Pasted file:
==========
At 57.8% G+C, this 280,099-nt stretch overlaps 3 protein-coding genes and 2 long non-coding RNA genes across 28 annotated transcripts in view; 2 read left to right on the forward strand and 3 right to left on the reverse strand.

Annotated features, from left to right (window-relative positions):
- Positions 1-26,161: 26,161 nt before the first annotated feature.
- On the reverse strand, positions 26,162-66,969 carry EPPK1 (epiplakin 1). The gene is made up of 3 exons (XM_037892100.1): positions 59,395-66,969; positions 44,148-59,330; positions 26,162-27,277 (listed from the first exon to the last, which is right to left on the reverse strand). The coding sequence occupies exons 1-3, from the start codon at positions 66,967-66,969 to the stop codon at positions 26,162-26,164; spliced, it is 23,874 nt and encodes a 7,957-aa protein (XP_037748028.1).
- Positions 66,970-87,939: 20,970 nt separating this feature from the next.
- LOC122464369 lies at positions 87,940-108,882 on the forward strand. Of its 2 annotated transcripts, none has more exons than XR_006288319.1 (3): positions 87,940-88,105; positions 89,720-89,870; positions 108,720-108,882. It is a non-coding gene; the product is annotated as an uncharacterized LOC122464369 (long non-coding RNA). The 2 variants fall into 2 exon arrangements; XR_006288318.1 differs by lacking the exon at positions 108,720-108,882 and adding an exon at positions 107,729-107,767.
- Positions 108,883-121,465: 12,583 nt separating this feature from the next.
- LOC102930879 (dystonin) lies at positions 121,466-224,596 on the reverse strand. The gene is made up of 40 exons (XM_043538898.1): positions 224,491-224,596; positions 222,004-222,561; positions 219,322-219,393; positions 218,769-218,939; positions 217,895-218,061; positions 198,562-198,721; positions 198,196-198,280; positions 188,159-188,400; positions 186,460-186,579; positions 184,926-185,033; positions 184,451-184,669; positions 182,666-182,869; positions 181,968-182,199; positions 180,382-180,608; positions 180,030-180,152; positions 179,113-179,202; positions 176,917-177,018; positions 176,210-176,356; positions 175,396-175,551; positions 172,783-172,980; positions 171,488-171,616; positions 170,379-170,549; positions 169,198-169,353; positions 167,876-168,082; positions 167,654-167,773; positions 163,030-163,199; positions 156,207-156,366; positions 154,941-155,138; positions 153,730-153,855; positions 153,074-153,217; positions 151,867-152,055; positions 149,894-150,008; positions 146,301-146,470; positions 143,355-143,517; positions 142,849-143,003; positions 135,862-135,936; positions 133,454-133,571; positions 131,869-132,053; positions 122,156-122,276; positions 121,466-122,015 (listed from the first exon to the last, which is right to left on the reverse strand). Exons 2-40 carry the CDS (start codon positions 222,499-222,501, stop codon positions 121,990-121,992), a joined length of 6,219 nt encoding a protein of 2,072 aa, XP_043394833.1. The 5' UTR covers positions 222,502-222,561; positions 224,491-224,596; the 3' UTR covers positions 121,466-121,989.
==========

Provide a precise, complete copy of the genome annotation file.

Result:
At 57.8% G+C, this 280,099-nt stretch overlaps 3 protein-coding genes and 2 long non-coding RNA genes across 28 annotated transcripts in view; 2 read left to right on the forward strand and 3 right to left on the reverse strand.

Annotated features, from left to right (window-relative positions):
- Positions 1-26,161: 26,161 nt before the first annotated feature.
- On the reverse strand, positions 26,162-66,969 carry EPPK1 (epiplakin 1). The gene is made up of 3 exons (XM_037892100.1): positions 59,395-66,969; positions 44,148-59,330; positions 26,162-27,277 (listed from the first exon to the last, which is right to left on the reverse strand). The coding sequence occupies exons 1-3, from the start codon at positions 66,967-66,969 to the stop codon at positions 26,162-26,164; spliced, it is 23,874 nt and encodes a 7,957-aa protein (XP_037748028.1).
- Positions 66,970-87,939: 20,970 nt separating this feature from the next.
- LOC122464369 lies at positions 87,940-108,882 on the forward strand. Of its 2 annotated transcripts, none has more exons than XR_006288319.1 (3): positions 87,940-88,105; positions 89,720-89,870; positions 108,720-108,882. It is a non-coding gene; the product is annotated as an uncharacterized LOC122464369 (long non-coding RNA). The 2 variants fall into 2 exon arrangements; XR_006288318.1 differs by lacking the exon at positions 108,720-108,882 and adding an exon at positions 107,729-107,767.
- Positions 108,883-121,465: 12,583 nt separating this feature from the next.
- LOC102930879 (dystonin) lies at positions 121,466-224,596 on the reverse strand. The gene is made up of 40 exons (XM_043538898.1): positions 224,491-224,596; positions 222,004-222,561; positions 219,322-219,393; positions 218,769-218,939; positions 217,895-218,061; positions 198,562-198,721; positions 198,196-198,280; positions 188,159-188,400; positions 186,460-186,579; positions 184,926-185,033; positions 184,451-184,669; positions 182,666-182,869; positions 181,968-182,199; positions 180,382-180,608; positions 180,030-180,152; positions 179,113-179,202; positions 176,917-177,018; positions 176,210-176,356; positions 175,396-175,551; positions 172,783-172,980; positions 171,488-171,616; positions 170,379-170,549; positions 169,198-169,353; positions 167,876-168,082; positions 167,654-167,773; positions 163,030-163,199; positions 156,207-156,366; positions 154,941-155,138; positions 153,730-153,855; positions 153,074-153,217; positions 151,867-152,055; positions 149,894-150,008; positions 146,301-146,470; positions 143,355-143,517; positions 142,849-143,003; positions 135,862-135,936; positions 133,454-133,571; positions 131,869-132,053; positions 122,156-122,276; positions 121,466-122,015 (listed from the first exon to the last, which is right to left on the reverse strand). Exons 2-40 carry the CDS (start codon positions 222,499-222,501, stop codon positions 121,990-121,992), a joined length of 6,219 nt encoding a protein of 2,072 aa, XP_043394833.1. The 5' UTR covers positions 222,502-222,561; positions 224,491-224,596; the 3' UTR covers positions 121,466-121,989.